Sin has not changed at all since the Garden of Eden. The same thing that was happening in the first human hearts back then is still happening right now. People are pretty much the same, regardless of their time in human history. When it comes to sin, people want to know how close they can get to the cliff’s edge without falling off.
In the Apostle Paul’s time, there were those who disguised this desire by twisting the teaching of God’s grace to infer that sin was actually a good thing, because it provided an opportunity for grace to be exercised. What better way to honor the Lord than to go ahead and sin, right? It was just one more attempt at pushing the edge of the envelope and determining how much sin they could get away with without getting burned by it. Notice how decisively Paul answers the question: “Certainly not! How shall we who died to sin live any longer in it?”(Romans 6:2). Paul is telling us that we’re missing the big picture if we’re asking what we can get away with. That’s not the issue.
The real issue is this: Grace is something that gives us freedom from sin, not something that gives us freedom to sin. If we don’t see it that way, we have a serious misunderstanding of Grace that needs to be fixed.
When we misunderstand grace as a license to sin, it can actually be traced back to a set of three separate but inter-twinning misunderstandings. The first is a misunderstanding of sin itself. It has been said that we’re punished not only for our sins, but also by our sins. The point is that sin’s presence in our lives is punishment in and of itself, because sin is inherently harmful to us.
That was the underlying principle at play when David cried out, “My iniquities have gone over my head; Like a heavy burden they are too heavy for me”(Psalm 38:4). God never created or intended for human beings to be able to manage the effects of sin. It’s simply bad for us all the way around: physically, emotionally and spiritually.
We were never meant to harbor or carry around sin, and yet we often do so, to our own self-destruction. But when we see sin for what it truly is, when we understand how hurtful and hazardous it is, we won’t want to get away with it but, rather, we’ll want to get rid of it.
The second misunderstanding in thinking that grace gives us a license to sin is a misunderstanding of the cross.
God has an intense anger toward sin, and He’s determined to punish it thoroughly. One way or another, He will be faithful to judge every sin ever committed by anyone who has ever lived on this earth. And the only thing that stands between our sin and God’s wrath is the cross.
It was on the cross that Jesus served as our sacrifice and satisfied God’s wrath on our behalf. As our sinfulness was placed upon our innocent substitute—Jesus—God’s fury toward sin was placed upon His pure and innocent Son.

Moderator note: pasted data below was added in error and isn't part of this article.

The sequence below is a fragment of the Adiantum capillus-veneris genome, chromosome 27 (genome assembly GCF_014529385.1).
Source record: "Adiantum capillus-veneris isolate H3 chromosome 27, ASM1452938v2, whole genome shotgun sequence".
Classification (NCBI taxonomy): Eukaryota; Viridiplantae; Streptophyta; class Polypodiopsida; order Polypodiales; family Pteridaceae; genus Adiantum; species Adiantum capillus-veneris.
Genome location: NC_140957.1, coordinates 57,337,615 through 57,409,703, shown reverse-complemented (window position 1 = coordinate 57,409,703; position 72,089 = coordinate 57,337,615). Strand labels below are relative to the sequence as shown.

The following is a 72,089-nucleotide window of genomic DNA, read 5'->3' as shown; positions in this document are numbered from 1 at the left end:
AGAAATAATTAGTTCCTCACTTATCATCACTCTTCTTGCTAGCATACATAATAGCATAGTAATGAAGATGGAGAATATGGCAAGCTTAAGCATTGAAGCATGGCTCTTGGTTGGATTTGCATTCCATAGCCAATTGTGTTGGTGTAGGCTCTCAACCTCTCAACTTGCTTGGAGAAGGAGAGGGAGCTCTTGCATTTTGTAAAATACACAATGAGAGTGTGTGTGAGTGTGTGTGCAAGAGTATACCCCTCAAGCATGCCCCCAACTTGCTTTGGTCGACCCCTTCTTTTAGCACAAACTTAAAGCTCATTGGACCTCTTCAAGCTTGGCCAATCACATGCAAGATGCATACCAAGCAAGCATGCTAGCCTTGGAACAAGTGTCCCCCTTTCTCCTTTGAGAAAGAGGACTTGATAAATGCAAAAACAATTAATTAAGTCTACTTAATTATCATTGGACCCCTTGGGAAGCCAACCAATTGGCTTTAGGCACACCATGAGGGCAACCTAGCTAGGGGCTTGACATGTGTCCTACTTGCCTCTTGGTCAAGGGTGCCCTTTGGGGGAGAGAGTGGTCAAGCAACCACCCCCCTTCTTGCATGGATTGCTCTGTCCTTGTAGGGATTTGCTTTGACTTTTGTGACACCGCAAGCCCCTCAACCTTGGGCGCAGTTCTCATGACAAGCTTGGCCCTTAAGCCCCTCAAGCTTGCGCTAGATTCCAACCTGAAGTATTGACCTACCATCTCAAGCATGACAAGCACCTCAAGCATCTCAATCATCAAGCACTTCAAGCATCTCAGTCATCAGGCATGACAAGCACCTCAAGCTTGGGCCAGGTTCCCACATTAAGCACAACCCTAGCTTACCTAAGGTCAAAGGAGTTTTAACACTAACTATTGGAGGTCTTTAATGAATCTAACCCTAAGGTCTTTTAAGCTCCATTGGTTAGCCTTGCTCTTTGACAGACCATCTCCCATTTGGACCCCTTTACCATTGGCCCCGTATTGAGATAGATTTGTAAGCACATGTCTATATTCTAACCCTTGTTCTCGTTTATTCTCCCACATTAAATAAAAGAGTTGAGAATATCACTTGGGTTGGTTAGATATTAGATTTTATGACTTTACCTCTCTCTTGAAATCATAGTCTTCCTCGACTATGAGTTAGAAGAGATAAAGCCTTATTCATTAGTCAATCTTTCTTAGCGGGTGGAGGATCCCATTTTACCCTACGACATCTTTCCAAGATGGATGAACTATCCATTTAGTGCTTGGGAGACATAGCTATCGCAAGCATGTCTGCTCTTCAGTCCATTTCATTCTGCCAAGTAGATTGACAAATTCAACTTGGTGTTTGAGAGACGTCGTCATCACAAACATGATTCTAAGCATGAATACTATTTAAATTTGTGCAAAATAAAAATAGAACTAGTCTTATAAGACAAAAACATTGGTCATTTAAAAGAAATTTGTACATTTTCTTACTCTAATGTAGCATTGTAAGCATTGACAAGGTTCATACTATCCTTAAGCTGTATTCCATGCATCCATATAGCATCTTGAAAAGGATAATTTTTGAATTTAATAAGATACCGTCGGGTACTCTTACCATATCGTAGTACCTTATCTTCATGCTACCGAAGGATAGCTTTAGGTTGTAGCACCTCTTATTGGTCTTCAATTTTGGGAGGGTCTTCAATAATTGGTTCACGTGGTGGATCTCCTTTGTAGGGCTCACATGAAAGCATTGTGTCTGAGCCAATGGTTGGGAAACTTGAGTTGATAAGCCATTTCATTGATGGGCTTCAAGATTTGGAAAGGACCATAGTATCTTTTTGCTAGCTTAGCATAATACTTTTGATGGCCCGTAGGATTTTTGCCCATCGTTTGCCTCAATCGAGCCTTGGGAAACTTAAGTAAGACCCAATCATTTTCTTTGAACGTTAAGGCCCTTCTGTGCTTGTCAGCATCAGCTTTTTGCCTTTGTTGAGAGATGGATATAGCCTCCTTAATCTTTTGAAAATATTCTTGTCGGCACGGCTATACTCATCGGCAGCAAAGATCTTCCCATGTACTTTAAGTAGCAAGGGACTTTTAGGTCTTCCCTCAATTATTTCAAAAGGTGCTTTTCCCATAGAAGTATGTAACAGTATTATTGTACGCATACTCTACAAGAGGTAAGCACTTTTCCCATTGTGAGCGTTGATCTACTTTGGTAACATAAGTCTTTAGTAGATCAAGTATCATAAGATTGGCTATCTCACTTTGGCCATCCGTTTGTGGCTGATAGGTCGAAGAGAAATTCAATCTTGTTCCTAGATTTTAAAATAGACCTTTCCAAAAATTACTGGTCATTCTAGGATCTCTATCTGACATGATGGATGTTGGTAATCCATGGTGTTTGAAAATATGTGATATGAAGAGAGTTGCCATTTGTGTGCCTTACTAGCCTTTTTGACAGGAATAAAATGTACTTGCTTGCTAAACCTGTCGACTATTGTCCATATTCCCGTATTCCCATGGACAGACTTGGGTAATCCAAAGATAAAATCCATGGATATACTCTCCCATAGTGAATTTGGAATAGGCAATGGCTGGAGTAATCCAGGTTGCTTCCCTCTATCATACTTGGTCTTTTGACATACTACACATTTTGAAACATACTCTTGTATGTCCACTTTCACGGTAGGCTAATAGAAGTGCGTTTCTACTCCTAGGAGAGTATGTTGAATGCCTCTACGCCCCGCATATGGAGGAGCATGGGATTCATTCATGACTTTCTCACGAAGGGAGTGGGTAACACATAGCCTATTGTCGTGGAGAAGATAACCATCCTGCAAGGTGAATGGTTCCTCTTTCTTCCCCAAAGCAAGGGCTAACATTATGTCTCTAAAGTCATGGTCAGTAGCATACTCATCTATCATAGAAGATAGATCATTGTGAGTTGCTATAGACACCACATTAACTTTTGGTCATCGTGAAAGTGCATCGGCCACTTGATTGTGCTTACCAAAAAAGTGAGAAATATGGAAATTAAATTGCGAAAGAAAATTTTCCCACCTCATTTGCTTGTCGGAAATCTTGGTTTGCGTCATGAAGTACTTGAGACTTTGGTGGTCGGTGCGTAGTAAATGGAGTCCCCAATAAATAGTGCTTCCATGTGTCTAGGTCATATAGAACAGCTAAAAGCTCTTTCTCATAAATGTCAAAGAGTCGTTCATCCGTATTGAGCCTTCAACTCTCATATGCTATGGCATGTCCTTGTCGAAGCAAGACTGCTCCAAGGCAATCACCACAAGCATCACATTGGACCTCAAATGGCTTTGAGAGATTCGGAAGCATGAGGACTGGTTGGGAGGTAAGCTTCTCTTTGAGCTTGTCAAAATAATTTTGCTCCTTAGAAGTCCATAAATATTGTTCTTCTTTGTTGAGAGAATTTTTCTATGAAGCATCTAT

How does that make you feel? When we see the cross in that light, it should make us look at our sin not as a source of pleasure, but as a curse and burden. Sin loses its luster when we recognize what Jesus went through, how He endured the Father’s wrath for the sake of my sin. How can we even entertain the idea of continuing in sin when we consider the cross and what happened there?
The third misunderstanding in seeing grace as a license to sin is a misunderstanding of grace itself.
Grace is humbling when properly understood. Think about it. We were completely powerless to help ourselves as sinners. God, who knows everything, knew that the only way for us to ever be saved was for Him to do it for us... creating a plan for a second chance to be right with Him. Grace—God’s unmerited favor despite our sin—was our only hope. That realization alone should knock you to your knees in tears. It’s humbling.
By very definition, grace is something that cannot be earned or deserved: “And if by grace, then it is no longer of works; otherwise grace is no longer grace. But if it is of works, it is no longer grace” (Romans 11:6).
If that doesn't humble your heart, if that doesn't cut to your core and break you down, then you’re not really getting any of this. When we understand grace for what it truly is and how it’s affected our lives, the last thing we’re going to ask is, “What can I get away with?”
Instead, we’re going to wonder, “Lord, who am I that You would be so good to me?”
When we have a proper understanding of these three things, when we see sin, the cross and grace for what they truly are, we’ll have the same perspective Paul did. We won’t miss the bigger picture of what it means to be enveloped by God’s grace.
Instead of seeing grace as something that gives us the freedom to sin, we’ll see it as the very thing that sets us free from sin. If you have availed yourself of God’s wonderful provision of a “second chance” – His Grace, then live in it and be right with God all the time.
Written by Steven Haught